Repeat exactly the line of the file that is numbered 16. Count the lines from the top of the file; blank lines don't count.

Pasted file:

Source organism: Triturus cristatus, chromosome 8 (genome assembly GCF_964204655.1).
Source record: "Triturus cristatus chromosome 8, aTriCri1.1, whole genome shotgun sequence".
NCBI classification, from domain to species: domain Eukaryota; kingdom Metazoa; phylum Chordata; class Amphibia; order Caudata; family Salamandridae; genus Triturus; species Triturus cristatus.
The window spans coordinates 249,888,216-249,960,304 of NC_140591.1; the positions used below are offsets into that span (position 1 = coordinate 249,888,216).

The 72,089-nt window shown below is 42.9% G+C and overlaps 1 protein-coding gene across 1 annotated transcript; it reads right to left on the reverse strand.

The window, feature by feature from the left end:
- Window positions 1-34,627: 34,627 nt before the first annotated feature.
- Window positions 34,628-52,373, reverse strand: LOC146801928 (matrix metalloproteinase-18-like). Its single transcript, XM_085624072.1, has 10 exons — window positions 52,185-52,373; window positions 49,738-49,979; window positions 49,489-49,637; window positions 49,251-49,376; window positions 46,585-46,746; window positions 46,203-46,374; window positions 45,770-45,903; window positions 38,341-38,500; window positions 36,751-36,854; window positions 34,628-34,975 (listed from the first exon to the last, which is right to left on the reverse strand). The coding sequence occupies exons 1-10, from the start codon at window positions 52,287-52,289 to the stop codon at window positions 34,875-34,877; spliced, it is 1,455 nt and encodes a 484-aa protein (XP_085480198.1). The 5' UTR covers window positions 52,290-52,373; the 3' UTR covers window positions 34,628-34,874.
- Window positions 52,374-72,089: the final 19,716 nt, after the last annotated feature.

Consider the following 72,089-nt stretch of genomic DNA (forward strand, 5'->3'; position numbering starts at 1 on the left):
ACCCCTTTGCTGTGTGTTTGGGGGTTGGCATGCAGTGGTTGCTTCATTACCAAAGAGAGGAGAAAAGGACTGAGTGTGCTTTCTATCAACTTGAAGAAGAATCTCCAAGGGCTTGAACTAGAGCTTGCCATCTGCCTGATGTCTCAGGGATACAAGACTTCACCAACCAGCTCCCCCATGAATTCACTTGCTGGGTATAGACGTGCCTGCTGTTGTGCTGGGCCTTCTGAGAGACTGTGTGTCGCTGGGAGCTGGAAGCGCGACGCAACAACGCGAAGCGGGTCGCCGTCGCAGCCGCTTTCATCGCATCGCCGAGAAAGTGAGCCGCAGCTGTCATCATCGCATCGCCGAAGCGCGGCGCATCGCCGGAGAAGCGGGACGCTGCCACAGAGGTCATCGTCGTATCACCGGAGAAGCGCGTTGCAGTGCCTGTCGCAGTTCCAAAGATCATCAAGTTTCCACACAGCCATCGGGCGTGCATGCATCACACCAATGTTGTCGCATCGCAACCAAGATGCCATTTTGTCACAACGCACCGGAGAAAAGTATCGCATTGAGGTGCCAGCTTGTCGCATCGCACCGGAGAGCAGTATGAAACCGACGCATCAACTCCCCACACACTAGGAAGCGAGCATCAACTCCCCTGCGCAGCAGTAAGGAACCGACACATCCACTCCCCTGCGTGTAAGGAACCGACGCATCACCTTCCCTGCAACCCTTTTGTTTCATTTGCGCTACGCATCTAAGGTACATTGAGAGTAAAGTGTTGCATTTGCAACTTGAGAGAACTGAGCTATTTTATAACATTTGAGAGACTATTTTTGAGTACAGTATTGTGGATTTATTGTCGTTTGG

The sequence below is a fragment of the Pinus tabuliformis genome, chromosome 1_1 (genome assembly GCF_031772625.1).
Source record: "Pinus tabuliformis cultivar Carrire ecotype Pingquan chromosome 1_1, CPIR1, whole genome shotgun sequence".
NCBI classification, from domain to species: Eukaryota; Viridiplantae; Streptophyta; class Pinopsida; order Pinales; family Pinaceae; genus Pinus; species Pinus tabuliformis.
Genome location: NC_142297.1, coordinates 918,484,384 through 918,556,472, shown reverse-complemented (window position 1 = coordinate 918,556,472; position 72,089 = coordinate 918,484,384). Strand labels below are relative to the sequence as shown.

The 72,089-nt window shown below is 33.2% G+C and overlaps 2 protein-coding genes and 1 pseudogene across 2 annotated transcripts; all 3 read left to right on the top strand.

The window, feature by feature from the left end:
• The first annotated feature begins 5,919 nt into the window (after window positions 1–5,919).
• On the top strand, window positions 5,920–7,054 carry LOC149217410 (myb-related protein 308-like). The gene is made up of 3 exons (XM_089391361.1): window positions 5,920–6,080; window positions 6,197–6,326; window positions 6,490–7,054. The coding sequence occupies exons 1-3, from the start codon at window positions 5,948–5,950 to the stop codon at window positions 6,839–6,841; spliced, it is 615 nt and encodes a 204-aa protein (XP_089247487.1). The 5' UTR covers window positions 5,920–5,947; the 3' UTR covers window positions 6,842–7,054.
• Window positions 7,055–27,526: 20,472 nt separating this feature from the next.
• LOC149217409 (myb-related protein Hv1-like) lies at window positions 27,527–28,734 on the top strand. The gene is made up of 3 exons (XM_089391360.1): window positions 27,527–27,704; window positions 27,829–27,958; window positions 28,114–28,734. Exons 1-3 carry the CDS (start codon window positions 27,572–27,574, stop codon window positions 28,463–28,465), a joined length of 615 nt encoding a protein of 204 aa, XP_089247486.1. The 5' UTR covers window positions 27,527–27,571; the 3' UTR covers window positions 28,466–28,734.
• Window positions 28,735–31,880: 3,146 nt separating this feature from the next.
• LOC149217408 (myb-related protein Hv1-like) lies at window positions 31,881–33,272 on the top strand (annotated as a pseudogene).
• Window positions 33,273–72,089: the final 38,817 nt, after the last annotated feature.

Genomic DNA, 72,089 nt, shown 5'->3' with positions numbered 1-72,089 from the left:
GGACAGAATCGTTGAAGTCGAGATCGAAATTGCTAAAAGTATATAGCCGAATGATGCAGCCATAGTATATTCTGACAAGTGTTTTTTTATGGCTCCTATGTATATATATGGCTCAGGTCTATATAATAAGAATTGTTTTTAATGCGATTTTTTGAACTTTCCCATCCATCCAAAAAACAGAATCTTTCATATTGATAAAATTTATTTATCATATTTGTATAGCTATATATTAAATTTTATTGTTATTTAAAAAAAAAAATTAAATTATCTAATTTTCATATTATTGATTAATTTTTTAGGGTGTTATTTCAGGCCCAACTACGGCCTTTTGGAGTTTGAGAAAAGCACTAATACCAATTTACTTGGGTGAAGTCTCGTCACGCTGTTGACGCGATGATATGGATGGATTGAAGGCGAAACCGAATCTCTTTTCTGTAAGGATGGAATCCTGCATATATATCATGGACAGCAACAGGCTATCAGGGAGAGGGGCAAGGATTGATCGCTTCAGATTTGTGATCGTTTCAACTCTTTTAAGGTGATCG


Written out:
The 72,089-nt window shown below is 33.2% G+C and overlaps 2 protein-coding genes and 1 pseudogene across 2 annotated transcripts; all 3 read left to right on the top strand.